VW: Will it go from Naughty to Nice in 2016? - CNBC Comment

Matthias Mueller’s ambitions for a more innovative culture should be applauded
Volkswagen's Supervisory Board has taken bold steps in the final weeks of 2015 to put the diesel cheating scandal to rest. But with three days to go before Christmas, I expect Santa has made his list, is checking it twice, and is sending a sleigh full of coal to the carmaker’s Wolfsburg headquarters.

That’s because VW, despite winning over regulators in Europe, has failed to get the green light to fix the nearly half a million cars in the United States fitted with so-called defeat devices that are designed to cheat on NOx emissions tests. If VW wants to go from Naughty to Nice in 2016, it must move with a laser-like focus to correct its original sin in the US.

VW met a 20 November deadline to submit a proposed technical solution to US environmental officials. But one month on, the Environmental Protection Agency (EPA) and the California Air Resources Board (CARB) have yet to give the all clear. VW chief executive Matthias Mueller appeared visibly frustrated, voicing “impatience” with the EPA, when I asked him earlier this month why an agreement had not been struck. But he refrained from disclosing any specific sticking points, largely blaming the delay on more stringent emissions standards in the US. On Friday, CARB agreed to extend a deadline for a decision on VW’s fix to 14 January. But time may not be on the automaker’s side.

Each day that passes without an approved fix means additional pain for US dealers who are struggling with stop-sale orders and inventory shortages. The lingering uncertainty also leaves the door open to additional legal action, with at least 500 lawsuits already pending. Volkswagen recently tapped compensation claims veteran Ken Feinberg to try and ease that legal headache. Drawing on Feinberg’s experience with payments tied to 9/11, the BP oil spill, and GM’s ignition-switch recall, VW hopes it can speed up the claims process. But Feinberg, too, faces a Sisyphean task until judgement is cast on the technical solution.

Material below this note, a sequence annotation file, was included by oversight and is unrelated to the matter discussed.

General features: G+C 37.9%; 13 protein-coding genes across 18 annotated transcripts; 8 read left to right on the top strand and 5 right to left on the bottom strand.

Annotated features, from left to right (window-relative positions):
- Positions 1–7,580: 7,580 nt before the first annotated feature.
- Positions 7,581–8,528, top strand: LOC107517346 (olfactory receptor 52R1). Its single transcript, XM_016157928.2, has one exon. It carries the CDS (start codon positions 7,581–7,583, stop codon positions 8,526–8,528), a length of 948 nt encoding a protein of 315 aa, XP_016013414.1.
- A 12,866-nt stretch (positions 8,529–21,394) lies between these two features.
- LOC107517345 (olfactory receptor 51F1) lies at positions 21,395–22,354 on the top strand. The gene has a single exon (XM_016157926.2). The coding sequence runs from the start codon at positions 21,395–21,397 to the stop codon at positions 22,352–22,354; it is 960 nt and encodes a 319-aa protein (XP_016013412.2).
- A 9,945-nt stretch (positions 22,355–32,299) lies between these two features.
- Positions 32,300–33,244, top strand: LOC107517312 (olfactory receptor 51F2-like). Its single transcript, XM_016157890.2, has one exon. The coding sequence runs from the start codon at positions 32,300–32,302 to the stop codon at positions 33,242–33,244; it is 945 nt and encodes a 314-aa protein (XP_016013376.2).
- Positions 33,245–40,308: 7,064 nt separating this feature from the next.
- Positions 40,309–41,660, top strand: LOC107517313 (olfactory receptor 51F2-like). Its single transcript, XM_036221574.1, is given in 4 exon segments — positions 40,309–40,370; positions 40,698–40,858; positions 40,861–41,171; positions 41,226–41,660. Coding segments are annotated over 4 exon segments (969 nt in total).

And what if the proposed technical fix fails to get a seal of approval on 14 January? VW found an unlikely group of defenders in Tesla chief executive Elon Musk and dozens of other green investors last week. They issued an open letter to CARB asking them to abandon plans for a VW technical fix altogether and instead urge the carmaker to “cure the air.” The five-step plan would require VW to invest more in R&D aimed at zero-emissions electric vehicles. Although that plan would boost Musk’s ambitions to scale electric vehicle infrastructure, it would do very little to alleviate VW’s immediate woes.

Mueller paid homage to Musk’s home base in a press conference earlier this month, saying “you could say we need a little more Silicon Valley.” Mueller’s ambitions for a more innovative culture should be applauded, but it would be premature to talk about disruption until the US clean-up is underway. Before Wolfsburg starts recruiting tech stars to reinvent the car, management must cure the patient. Until then, investing in VW is not for the faint of heart.

Nancy Hulgrave is a reporter on CNBC. @NancyCNBC

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